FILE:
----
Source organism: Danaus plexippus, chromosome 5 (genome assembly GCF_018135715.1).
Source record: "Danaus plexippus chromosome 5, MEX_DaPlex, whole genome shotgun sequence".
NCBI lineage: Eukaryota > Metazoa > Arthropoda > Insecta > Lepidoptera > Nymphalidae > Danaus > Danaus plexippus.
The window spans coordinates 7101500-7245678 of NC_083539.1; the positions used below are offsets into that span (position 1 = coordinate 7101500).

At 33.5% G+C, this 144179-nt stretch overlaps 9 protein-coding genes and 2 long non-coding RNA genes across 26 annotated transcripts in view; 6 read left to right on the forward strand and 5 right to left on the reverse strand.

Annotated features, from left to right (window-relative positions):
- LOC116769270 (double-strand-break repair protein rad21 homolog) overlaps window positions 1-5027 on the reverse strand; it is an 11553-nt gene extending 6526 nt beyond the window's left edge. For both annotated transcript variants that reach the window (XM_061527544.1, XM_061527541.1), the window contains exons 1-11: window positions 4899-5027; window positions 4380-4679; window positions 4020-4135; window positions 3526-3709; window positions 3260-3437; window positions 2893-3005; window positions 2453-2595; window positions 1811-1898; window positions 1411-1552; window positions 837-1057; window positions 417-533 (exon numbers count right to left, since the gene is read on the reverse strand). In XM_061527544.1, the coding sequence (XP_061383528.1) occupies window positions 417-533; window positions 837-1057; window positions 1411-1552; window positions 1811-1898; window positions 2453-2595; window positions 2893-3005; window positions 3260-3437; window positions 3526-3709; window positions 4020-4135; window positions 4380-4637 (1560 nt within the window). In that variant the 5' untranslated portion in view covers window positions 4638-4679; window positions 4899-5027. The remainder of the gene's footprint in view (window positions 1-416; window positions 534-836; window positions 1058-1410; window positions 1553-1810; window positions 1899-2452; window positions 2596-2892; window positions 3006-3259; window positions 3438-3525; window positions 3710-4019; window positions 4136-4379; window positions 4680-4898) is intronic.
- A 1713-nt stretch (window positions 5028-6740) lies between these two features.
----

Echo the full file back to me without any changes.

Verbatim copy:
Source organism: Danaus plexippus, chromosome 5 (genome assembly GCF_018135715.1).
Source record: "Danaus plexippus chromosome 5, MEX_DaPlex, whole genome shotgun sequence".
NCBI lineage: Eukaryota > Metazoa > Arthropoda > Insecta > Lepidoptera > Nymphalidae > Danaus > Danaus plexippus.
The window spans coordinates 7101500-7245678 of NC_083539.1; the positions used below are offsets into that span (position 1 = coordinate 7101500).

At 33.5% G+C, this 144179-nt stretch overlaps 9 protein-coding genes and 2 long non-coding RNA genes across 26 annotated transcripts in view; 6 read left to right on the forward strand and 5 right to left on the reverse strand.

Annotated features, from left to right (window-relative positions):
- LOC116769270 (double-strand-break repair protein rad21 homolog) overlaps window positions 1-5027 on the reverse strand; it is an 11553-nt gene extending 6526 nt beyond the window's left edge. For both annotated transcript variants that reach the window (XM_061527544.1, XM_061527541.1), the window contains exons 1-11: window positions 4899-5027; window positions 4380-4679; window positions 4020-4135; window positions 3526-3709; window positions 3260-3437; window positions 2893-3005; window positions 2453-2595; window positions 1811-1898; window positions 1411-1552; window positions 837-1057; window positions 417-533 (exon numbers count right to left, since the gene is read on the reverse strand). In XM_061527544.1, the coding sequence (XP_061383528.1) occupies window positions 417-533; window positions 837-1057; window positions 1411-1552; window positions 1811-1898; window positions 2453-2595; window positions 2893-3005; window positions 3260-3437; window positions 3526-3709; window positions 4020-4135; window positions 4380-4637 (1560 nt within the window). In that variant the 5' untranslated portion in view covers window positions 4638-4679; window positions 4899-5027. The remainder of the gene's footprint in view (window positions 1-416; window positions 534-836; window positions 1058-1410; window positions 1553-1810; window positions 1899-2452; window positions 2596-2892; window positions 3006-3259; window positions 3438-3525; window positions 3710-4019; window positions 4136-4379; window positions 4680-4898) is intronic.
- A 1713-nt stretch (window positions 5028-6740) lies between these two features.